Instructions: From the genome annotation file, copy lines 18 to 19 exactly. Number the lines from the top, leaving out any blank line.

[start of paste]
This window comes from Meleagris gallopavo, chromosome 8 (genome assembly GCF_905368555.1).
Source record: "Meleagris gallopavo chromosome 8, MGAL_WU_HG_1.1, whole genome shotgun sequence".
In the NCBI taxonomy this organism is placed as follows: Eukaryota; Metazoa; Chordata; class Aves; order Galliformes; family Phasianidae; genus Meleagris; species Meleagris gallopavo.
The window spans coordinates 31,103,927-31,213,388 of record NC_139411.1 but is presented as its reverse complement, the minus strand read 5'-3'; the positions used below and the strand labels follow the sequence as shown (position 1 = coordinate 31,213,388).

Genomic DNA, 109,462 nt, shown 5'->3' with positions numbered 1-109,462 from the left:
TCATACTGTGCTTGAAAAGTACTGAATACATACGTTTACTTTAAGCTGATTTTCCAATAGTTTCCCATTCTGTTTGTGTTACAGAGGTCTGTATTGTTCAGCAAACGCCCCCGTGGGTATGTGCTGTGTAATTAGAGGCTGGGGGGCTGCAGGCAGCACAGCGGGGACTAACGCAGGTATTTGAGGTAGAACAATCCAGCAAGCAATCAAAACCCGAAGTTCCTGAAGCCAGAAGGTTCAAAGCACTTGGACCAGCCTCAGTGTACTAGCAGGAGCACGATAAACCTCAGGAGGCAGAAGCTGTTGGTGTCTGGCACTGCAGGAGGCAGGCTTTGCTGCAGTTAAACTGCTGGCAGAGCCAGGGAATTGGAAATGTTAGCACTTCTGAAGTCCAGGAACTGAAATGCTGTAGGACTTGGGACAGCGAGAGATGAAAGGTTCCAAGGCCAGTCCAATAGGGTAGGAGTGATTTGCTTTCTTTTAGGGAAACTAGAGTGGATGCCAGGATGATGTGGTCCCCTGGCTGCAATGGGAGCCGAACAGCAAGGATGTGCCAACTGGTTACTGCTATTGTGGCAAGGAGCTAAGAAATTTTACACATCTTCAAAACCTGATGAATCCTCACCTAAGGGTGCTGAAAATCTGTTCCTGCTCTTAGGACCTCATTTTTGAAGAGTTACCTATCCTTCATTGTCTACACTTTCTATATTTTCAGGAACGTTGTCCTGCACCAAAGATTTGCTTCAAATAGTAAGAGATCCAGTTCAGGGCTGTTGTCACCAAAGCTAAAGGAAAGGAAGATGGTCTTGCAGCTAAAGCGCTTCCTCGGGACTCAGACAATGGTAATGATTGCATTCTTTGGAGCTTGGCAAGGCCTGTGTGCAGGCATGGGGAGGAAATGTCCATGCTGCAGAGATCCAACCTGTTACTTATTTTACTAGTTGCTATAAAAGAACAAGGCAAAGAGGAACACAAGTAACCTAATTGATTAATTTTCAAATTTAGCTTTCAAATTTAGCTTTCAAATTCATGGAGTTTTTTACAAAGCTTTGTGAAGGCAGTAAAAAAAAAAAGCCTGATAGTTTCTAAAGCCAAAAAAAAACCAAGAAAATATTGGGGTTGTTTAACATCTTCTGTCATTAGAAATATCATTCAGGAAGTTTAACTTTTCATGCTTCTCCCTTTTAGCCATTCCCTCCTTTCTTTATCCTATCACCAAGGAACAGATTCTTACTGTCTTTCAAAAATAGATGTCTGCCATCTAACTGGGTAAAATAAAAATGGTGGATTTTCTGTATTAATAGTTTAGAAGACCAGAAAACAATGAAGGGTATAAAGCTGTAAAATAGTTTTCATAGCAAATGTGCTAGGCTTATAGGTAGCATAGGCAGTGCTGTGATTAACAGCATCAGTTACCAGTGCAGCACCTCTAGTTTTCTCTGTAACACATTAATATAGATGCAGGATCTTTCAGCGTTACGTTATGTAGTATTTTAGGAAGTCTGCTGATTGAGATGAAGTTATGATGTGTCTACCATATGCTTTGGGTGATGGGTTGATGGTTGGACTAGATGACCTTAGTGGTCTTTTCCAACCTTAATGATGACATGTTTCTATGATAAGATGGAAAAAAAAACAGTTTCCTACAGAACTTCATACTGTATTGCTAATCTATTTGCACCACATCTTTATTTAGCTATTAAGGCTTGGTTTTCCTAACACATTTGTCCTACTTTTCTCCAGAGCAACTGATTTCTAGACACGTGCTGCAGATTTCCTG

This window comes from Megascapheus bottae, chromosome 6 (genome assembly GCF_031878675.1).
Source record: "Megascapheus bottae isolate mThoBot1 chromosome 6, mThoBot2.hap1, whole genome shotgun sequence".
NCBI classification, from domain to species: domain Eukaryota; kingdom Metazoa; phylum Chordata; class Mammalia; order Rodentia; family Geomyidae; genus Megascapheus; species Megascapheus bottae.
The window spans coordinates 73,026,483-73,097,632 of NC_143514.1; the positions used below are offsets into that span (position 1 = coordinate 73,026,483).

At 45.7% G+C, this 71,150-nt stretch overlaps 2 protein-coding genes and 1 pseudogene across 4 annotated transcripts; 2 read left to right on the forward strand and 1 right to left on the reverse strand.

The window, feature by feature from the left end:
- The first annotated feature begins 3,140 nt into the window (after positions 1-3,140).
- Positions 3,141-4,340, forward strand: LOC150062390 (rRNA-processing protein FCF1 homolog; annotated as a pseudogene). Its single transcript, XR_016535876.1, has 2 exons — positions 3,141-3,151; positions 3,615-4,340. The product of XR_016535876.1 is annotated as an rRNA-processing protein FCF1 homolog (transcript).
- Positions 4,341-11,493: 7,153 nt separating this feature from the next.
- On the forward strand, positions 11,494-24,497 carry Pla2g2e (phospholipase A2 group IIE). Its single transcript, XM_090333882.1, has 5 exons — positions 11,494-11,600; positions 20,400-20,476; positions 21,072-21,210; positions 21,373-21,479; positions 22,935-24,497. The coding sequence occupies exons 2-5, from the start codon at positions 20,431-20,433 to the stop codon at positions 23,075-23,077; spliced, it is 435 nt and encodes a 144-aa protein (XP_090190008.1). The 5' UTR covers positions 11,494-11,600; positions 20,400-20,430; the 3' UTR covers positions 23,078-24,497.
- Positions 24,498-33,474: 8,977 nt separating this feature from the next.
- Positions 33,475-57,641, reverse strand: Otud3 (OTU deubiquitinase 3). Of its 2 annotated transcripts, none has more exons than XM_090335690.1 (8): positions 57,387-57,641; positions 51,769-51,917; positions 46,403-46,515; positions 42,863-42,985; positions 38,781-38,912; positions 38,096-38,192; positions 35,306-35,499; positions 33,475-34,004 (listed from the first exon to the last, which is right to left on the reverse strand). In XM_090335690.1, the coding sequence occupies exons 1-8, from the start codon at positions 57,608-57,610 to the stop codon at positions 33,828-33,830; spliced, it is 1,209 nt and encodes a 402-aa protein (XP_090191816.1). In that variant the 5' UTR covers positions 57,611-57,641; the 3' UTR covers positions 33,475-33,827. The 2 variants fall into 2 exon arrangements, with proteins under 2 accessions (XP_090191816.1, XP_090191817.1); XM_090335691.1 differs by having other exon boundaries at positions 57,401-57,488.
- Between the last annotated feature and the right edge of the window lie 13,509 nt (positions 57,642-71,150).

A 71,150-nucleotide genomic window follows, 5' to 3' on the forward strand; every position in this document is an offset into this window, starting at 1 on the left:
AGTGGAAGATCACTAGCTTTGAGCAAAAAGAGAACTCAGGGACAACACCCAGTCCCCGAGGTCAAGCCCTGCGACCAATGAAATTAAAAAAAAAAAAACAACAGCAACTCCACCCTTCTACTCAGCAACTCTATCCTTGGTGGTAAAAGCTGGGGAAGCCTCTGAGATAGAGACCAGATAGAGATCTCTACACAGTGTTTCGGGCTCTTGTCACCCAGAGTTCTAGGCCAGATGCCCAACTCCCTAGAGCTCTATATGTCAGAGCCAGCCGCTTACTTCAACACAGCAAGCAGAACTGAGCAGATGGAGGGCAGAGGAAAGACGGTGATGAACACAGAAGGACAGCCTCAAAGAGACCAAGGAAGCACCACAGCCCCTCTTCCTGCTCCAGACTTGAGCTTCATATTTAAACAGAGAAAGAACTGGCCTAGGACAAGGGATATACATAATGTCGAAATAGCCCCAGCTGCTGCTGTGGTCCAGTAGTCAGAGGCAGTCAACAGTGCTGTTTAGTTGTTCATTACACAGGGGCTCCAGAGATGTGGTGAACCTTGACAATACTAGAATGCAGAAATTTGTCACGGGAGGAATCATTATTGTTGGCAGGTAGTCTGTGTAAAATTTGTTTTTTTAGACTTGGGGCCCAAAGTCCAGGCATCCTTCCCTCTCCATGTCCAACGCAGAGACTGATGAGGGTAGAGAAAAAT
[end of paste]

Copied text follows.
- Positions 33,475-57,641, reverse strand: Otud3 (OTU deubiquitinase 3). Of its 2 annotated transcripts, none has more exons than XM_090335690.1 (8): positions 57,387-57,641; positions 51,769-51,917; positions 46,403-46,515; positions 42,863-42,985; positions 38,781-38,912; positions 38,096-38,192; positions 35,306-35,499; positions 33,475-34,004 (listed from the first exon to the last, which is right to left on the reverse strand). In XM_090335690.1, the coding sequence occupies exons 1-8, from the start codon at positions 57,608-57,610 to the stop codon at positions 33,828-33,830; spliced, it is 1,209 nt and encodes a 402-aa protein (XP_090191816.1). In that variant the 5' UTR covers positions 57,611-57,641; the 3' UTR covers positions 33,475-33,827. The 2 variants fall into 2 exon arrangements, with proteins under 2 accessions (XP_090191816.1, XP_090191817.1); XM_090335691.1 differs by having other exon boundaries at positions 57,401-57,488.
- Between the last annotated feature and the right edge of the window lie 13,509 nt (positions 57,642-71,150).